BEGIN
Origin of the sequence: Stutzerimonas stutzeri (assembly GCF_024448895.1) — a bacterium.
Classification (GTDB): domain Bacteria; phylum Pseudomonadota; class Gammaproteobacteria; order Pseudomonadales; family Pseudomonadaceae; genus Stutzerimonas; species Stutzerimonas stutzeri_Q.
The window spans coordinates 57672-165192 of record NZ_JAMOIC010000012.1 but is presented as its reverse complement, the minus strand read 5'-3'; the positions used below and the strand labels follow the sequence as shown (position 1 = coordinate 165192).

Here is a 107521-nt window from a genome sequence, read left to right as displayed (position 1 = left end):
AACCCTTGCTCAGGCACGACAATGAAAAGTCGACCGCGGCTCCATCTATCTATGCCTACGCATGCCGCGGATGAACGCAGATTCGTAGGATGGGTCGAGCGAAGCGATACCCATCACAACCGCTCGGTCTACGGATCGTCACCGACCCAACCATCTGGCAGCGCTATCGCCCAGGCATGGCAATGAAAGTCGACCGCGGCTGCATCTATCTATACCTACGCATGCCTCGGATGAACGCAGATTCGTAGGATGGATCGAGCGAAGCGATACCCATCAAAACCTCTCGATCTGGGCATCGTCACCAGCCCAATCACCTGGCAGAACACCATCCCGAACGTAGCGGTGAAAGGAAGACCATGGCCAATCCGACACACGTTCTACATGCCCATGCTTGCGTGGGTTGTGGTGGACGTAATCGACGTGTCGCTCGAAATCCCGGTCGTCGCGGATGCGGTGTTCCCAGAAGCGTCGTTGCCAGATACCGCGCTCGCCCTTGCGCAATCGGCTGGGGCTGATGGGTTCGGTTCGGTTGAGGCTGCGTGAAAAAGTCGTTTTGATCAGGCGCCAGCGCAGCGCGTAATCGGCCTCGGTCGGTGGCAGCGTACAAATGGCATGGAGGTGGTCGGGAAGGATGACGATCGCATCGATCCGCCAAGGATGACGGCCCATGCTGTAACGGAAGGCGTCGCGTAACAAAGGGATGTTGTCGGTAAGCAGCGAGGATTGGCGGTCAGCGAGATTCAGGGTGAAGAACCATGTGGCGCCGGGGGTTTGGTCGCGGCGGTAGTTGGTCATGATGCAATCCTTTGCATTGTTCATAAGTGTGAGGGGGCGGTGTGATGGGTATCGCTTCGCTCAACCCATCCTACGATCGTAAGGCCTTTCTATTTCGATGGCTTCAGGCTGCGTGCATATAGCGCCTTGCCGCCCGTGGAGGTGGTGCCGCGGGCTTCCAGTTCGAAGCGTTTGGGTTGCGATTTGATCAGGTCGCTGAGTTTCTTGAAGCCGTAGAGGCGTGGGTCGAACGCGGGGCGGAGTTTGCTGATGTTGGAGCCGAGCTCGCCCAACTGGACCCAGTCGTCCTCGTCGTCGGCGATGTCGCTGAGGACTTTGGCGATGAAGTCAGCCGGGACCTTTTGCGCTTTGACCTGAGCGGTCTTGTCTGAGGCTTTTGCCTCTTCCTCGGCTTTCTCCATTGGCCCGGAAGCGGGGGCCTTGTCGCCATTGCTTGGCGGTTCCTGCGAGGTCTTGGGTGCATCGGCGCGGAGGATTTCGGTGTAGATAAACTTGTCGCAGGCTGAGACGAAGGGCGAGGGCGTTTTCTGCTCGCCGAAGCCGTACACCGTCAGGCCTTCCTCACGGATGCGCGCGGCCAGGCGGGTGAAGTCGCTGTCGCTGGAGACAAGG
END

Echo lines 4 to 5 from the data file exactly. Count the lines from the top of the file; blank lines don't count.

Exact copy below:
Here is a 107521-nt window from a genome sequence, read left to right as displayed (position 1 = left end):
AACCCTTGCTCAGGCACGACAATGAAAAGTCGACCGCGGCTCCATCTATCTATGCCTACGCATGCCGCGGATGAACGCAGATTCGTAGGATGGGTCGAGCGAAGCGATACCCATCACAACCGCTCGGTCTACGGATCGTCACCGACCCAACCATCTGGCAGCGCTATCGCCCAGGCATGGCAATGAAAGTCGACCGCGGCTGCATCTATCTATACCTACGCATGCCTCGGATGAACGCAGATTCGTAGGATGGATCGAGCGAAGCGATACCCATCAAAACCTCTCGATCTGGGCATCGTCACCAGCCCAATCACCTGGCAGAACACCATCCCGAACGTAGCGGTGAAAGGAAGACCATGGCCAATCCGACACACGTTCTACATGCCCATGCTTGCGTGGGTTGTGGTGGACGTAATCGACGTGTCGCTCGAAATCCCGGTCGTCGCGGATGCGGTGTTCCCAGAAGCGTCGTTGCCAGATACCGCGCTCGCCCTTGCGCAATCGGCTGGGGCTGATGGGTTCGGTTCGGTTGAGGCTGCGTGAAAAAGTCGTTTTGATCAGGCGCCAGCGCAGCGCGTAATCGGCCTCGGTCGGTGGCAGCGTACAAATGGCATGGAGGTGGTCGGGAAGGATGACGATCGCATCGATCCGCCAAGGATGACGGCCCATGCTGTAACGGAAGGCGTCGCGTAACAAAGGGATGTTGTCGGTAAGCAGCGAGGATTGGCGGTCAGCGAGATTCAGGGTGAAGAACCATGTGGCGCCGGGGGTTTGGTCGCGGCGGTAGTTGGTCATGATGCAATCCTTTGCATTGTTCATAAGTGTGAGGGGGCGGTGTGATGGGTATCGCTTCGCTCAACCCATCCTACGATCGTAAGGCCTTTCTATTTCGATGGCTTCAGGCTGCGTGCATATAGCGCCTTGCCGCCCGTGGAGGTGGTGCCGCGGGCTTCCAGTTCGAAGCGTTTGGGTTGCGATTTGATCAGGTCGCTGAGTTTCTTGAAGCCGTAGAGGCGTGGGTCGAACGCGGGGCGGAGTTTGCTGATGTTGGAGCCGAGCTCGCCCAACTGGACCCAGTCGTCCTCGTCGTCGGCGATGTCGCTGAGGACTTTGGCGATGAAGTCAGCCGGGACCTTTTGCGCTTTGACCTGAGCGGTCTTGTCTGAGGCTTTTGCCTCTTCCTCGGCTTTCTCCATTGGCCCGGAAGCGGGGGCCTTGTCGCCATTGCTTGGCGGTTCCTGCGAGGTCTTGGGTGCATCGGCGCGGAGGATTTCGGTGTAGATAAACTTGTCGCAGGCTGAGACGAAGGGCGAGGGCGTTTTCTGCTCGCCGAAGCCGTACACCGTCAGGCCTTCCTCACGGATGCGCGCGGCCAGGCGGGTGAAGTCGCTGTCGCTGGAGACAAGG